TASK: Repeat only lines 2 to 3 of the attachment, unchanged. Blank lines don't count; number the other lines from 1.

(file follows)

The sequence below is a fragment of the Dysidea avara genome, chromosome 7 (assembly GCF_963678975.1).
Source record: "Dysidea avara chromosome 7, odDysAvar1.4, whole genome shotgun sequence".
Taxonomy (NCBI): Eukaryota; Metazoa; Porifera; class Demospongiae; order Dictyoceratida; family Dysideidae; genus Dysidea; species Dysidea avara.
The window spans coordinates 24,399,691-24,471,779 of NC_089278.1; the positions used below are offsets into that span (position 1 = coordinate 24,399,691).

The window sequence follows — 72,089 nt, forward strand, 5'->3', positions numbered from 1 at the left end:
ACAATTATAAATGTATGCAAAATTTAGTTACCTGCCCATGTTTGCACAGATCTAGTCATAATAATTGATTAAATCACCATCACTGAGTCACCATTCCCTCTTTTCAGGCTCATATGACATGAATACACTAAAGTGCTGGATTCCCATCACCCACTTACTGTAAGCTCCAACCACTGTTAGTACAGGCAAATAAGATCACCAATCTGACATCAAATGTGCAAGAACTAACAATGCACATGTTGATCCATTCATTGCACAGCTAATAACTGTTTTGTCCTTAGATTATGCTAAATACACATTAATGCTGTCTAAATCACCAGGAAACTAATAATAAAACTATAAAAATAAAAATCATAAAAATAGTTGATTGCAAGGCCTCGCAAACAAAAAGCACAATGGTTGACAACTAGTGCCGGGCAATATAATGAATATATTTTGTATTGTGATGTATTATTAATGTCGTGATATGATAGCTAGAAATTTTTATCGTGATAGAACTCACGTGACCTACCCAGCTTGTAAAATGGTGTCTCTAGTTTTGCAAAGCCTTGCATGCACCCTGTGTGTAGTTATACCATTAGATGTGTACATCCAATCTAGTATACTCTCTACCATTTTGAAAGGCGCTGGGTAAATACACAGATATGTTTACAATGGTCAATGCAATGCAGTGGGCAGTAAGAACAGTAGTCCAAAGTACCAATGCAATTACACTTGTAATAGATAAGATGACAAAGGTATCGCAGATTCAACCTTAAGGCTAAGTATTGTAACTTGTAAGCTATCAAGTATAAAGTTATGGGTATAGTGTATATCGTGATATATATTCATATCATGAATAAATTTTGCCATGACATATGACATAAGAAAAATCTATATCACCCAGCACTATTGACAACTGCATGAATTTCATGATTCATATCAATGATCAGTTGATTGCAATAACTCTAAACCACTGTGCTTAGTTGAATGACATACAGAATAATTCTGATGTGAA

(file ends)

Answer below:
Source record: "Dysidea avara chromosome 7, odDysAvar1.4, whole genome shotgun sequence".
Taxonomy (NCBI): Eukaryota; Metazoa; Porifera; class Demospongiae; order Dictyoceratida; family Dysideidae; genus Dysidea; species Dysidea avara.